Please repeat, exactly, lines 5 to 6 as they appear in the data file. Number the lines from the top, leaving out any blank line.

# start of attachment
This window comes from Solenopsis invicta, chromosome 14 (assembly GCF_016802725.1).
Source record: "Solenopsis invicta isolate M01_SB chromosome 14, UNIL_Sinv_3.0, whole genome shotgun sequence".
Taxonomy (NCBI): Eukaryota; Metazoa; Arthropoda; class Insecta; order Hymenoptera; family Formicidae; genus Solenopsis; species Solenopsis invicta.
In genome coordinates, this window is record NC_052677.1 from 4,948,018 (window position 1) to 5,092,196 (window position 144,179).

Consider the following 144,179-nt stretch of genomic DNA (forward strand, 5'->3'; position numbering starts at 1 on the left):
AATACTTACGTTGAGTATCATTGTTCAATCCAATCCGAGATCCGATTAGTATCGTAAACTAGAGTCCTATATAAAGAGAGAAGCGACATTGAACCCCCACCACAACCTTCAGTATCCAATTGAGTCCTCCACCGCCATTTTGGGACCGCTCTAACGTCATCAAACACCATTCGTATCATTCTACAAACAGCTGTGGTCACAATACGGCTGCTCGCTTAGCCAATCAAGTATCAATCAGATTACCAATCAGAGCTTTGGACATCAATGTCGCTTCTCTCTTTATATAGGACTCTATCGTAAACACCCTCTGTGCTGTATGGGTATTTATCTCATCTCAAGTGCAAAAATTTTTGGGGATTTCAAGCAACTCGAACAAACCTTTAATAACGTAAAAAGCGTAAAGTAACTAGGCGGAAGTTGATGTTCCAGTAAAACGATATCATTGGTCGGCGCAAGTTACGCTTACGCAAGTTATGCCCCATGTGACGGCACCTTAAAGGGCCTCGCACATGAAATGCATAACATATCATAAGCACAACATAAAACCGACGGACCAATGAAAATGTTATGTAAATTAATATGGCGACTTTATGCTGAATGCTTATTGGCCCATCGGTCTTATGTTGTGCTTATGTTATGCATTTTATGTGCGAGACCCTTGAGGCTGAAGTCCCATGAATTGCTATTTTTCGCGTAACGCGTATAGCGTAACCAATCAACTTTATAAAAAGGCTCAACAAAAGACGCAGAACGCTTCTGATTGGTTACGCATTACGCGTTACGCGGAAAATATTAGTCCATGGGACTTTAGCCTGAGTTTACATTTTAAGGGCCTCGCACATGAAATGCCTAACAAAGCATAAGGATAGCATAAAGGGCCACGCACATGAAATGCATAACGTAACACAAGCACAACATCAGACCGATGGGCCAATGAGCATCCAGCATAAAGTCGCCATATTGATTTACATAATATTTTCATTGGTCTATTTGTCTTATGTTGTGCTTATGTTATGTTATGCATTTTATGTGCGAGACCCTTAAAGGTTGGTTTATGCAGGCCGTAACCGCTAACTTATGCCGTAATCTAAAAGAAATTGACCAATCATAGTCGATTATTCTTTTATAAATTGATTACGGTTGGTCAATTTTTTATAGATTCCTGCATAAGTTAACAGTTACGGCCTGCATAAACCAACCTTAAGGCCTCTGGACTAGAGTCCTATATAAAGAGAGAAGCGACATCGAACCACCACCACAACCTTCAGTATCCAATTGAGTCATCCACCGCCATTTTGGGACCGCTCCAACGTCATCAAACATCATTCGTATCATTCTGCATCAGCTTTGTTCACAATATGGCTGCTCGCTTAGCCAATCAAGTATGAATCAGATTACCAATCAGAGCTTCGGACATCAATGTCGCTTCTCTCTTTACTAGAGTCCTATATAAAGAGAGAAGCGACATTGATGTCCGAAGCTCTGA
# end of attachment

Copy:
Consider the following 144,179-nt stretch of genomic DNA (forward strand, 5'->3'; position numbering starts at 1 on the left):
AATACTTACGTTGAGTATCATTGTTCAATCCAATCCGAGATCCGATTAGTATCGTAAACTAGAGTCCTATATAAAGAGAGAAGCGACATTGAACCCCCACCACAACCTTCAGTATCCAATTGAGTCCTCCACCGCCATTTTGGGACCGCTCTAACGTCATCAAACACCATTCGTATCATTCTACAAACAGCTGTGGTCACAATACGGCTGCTCGCTTAGCCAATCAAGTATCAATCAGATTACCAATCAGAGCTTTGGACATCAATGTCGCTTCTCTCTTTATATAGGACTCTATCGTAAACACCCTCTGTGCTGTATGGGTATTTATCTCATCTCAAGTGCAAAAATTTTTGGGGATTTCAAGCAACTCGAACAAACCTTTAATAACGTAAAAAGCGTAAAGTAACTAGGCGGAAGTTGATGTTCCAGTAAAACGATATCATTGGTCGGCGCAAGTTACGCTTACGCAAGTTATGCCCCATGTGACGGCACCTTAAAGGGCCTCGCACATGAAATGCATAACATATCATAAGCACAACATAAAACCGACGGACCAATGAAAATGTTATGTAAATTAATATGGCGACTTTATGCTGAATGCTTATTGGCCCATCGGTCTTATGTTGTGCTTATGTTATGCATTTTATGTGCGAGACCCTTGAGGCTGAAGTCCCATGAATTGCTATTTTTCGCGTAACGCGTATAGCGTAACCAATCAACTTTATAAAAAGGCTCAACAAAAGACGCAGAACGCTTCTGATTGGTTACGCATTACGCGTTACGCGGAAAATATTAGTCCATGGGACTTTAGCCTGAGTTTACATTTTAAGGGCCTCGCACATGAAATGCCTAACAAAGCATAAGGATAGCATAAAGGGCCACGCACATGAAATGCATAACGTAACACAAGCACAACATCAGACCGATGGGCCAATGAGCATCCAGCATAAAGTCGCCATATTGATTTACATAATATTTTCATTGGTCTATTTGTCTTATGTTGTGCTTATGTTATGTTATGCATTTTATGTGCGAGACCCTTAAAGGTTGGTTTATGCAGGCCGTAACCGCTAACTTATGCCGTAATCTAAAAGAAATTGACCAATCATAGTCGATTATTCTTTTATAAATTGATTACGGTTGGTCAATTTTTTATAGATTCCTGCATAAGTTAACAGTTACGGCCTGCATAAACCAACCTTAAGGCCTCTGGACTAGAGTCCTATATAAAGAGAGAAGCGACATCGAACCACCACCACAACCTTCAGTATCCAATTGAGTCATCCACCGCCATTTTGGGACCGCTCCAACGTCATCAAACATCATTCGTATCATTCTGCATCAGCTTTGTTCACAATATGGCTGCTCGCTTAGCCAATCAAGTATGAATCAGATTACCAATCAGAGCTTCGGACATCAATGTCGCTTCTCTCTTTACTAGAGTCCTATATAAAGAGAGAAGCGACATTGATGTCCGAAGCTCTGA